Our public transport infrastructure badly needs work

Another oft-discussed government dream is the placement of a high-speed train up Australia’s East Coast, linking Melbourne to Brisbane, with Sydney and Canberra in between – much like the Shinkansen in Japan.

A high-speed rail could be a wonderful solution, enabling population to spread out beyond the big cities, revitalising communities up and down the coast.

For now, it’s a very expensive pipe-dream, that doesn’t look to happen within this generation.

In the bigger cities, governments are throwing money at large-scale infrastructure programs… but they’re throwing it at our roads, rather than public transport.

Take the Westconnex in Sydney, an ambitious 8km long tunnel that’s causing one headache after another. Yeah, there’s the light rail as well, but that’s had its issues, too.

Melbourne too has invested billions in recent road transport projects – the city still has no train line out the airport (scheduled to change in time, but come on).

Australia is one of the most car-reliant nations in the world and it seems like nothing will be done to combat this anytime soon.

downsides of living in australia

Who can afford novelty beach towels these days?

The cost of living has risen considerably

Australia’s booming economy has had its drawbacks, with the cost of living rising considerably over the last couple of decades.

The median house price in Sydney has been AUD $1 million for years, finally dipping this year.

Young adults find themselves having to live at home well beyond a length of time that both they and their parents find tolerable, in order to survive.

There’s a very real chance we are heading into recession, which we were lucky enough to avoid during the Global Financial Crisis of 2008.

There are interesting and unnerving times ahead, for sure – enough to perhaps make you regret moving to Australia.

Racism… Well, it’s here but then it’s everywhere

Hello to the elephant in the room. Is Australia racist? It’s a bit of a tough question to answer.

I would say yes, there are racist people in Australia. Yet, there are also many people living here who are friendly and inclusive.

It’s not really fair to paint an entire country with the one brush, especially when many other countries are also prone to similar crappy behaviour.

I can only really use my own experience as an example. I’m a dinky di Aussie – born and bred, going back generations on my Dad’s side. I’m 100% fluent in “Strine” and am sitting here, typing this out in my trakie-daks and ugg boots.

I’m also not white. My skin is a lovely honey-brown colour. My ethnic background? Why, it’s none of your business so don’t even ask, but I do regularly get asked “where” I come from and sometimes get told to “go back” to wherever that is. Like I said, I was born here, so – Confusing, much?

There are racist people in Australia. Sure. They’re everywhere and probably enjoying their time in the light at the moment.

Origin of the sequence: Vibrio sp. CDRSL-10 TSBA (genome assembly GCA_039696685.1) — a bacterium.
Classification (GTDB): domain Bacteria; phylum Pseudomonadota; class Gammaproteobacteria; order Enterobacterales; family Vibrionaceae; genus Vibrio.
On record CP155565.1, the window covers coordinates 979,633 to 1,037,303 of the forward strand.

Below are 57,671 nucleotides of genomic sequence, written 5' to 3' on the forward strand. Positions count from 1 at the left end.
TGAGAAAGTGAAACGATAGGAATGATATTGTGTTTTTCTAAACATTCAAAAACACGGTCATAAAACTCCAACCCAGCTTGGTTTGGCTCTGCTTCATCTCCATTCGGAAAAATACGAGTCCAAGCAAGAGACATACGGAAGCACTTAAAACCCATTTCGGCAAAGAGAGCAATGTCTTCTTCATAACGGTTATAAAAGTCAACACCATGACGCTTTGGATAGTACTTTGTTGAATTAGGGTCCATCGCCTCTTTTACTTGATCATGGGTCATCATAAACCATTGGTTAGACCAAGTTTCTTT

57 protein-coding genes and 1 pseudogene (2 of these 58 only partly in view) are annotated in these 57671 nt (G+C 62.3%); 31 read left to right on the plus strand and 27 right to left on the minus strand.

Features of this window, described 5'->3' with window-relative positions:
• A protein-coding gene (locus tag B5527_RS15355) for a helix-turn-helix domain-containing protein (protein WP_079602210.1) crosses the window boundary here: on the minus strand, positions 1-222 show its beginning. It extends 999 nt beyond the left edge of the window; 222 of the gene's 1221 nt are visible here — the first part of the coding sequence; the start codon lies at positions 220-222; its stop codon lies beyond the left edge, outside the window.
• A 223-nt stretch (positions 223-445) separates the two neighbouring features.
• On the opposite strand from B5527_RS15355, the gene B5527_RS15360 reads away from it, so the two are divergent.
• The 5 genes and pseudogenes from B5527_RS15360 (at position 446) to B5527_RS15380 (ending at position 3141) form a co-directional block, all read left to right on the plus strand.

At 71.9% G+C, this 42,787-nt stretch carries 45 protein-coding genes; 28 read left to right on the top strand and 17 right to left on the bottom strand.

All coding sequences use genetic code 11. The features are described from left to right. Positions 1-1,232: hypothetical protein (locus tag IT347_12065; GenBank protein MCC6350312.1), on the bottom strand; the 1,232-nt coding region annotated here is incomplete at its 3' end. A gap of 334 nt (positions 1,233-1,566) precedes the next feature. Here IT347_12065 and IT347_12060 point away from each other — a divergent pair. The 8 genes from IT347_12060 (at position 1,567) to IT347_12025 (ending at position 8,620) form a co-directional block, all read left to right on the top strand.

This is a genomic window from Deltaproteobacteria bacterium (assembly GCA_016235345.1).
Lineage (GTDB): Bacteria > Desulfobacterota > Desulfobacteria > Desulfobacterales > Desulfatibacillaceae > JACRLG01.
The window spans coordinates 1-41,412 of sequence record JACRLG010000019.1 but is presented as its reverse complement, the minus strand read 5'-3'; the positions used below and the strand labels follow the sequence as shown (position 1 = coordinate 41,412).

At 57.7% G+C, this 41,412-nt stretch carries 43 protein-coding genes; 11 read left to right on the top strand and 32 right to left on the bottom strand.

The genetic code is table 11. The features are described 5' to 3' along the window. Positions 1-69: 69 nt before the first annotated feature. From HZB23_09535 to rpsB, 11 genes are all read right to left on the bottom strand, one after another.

I think a lot of it has to do with the aforementioned isolation, a fear of the unknown and rapid change. Australia has changed a lot recently. The world has, really.

But, just a tip in general – if you start a sentence with “I’m not racist but…” – you’ve probably already lost the argument.

downsides of living in australia

Can you see the Indigenous man’s face in the distance?

Australian politics kinda suck

If you’re even slightly into politics, you’ll either find Australian politics the most interesting thing ever, or a cause to cry into your pillow every night.

Twelve years ago, with the election of Kevin Rudd and his Labor Government, it certainly felt like Good Things ahead. We survived the Global Financial Crisis. We were going to get super fast internet. We were enjoying an age of affluence. Life in Australia was pretty sweet.

Then, things fell apart. Rudd’s popularity drastically fell and he was replaced by our first female Prime Minister, Julia Gillard. Say what you want about Gillard (without resorting to misogyny, thanks), but she pushed through more legislation than any other PM in Australian history.

From 2013, the opposition Coalition Government played musical chairs with the Prime Minister’s seat, giving us three more PM’s in five years. They shockingly won the most recent election, despite having a pretty piss weak climate action plan, wasting money on a plebiscite to legalise same sex marriage, committing constant human rights violations in offshore detention centres and approving a coal mine in Queensland that would cause severe damage to the local biodiversity and harm the already endangered Great Barrier Reef. I could go on, but it wouldn’t be good for my blood pressure levels.

Oh, but they pulled the budget back into surplus, apparently. Yep, that would be great, if we were talking about running a business, not a country.

In general, we seem to be moving backwards as a country, rather than forwards. Ironic, when you consider our national emblem, which features an emu and kangaroo on it, animals chosen for their inability to walk backwards.

The treatment of the First Nations population could be a lot better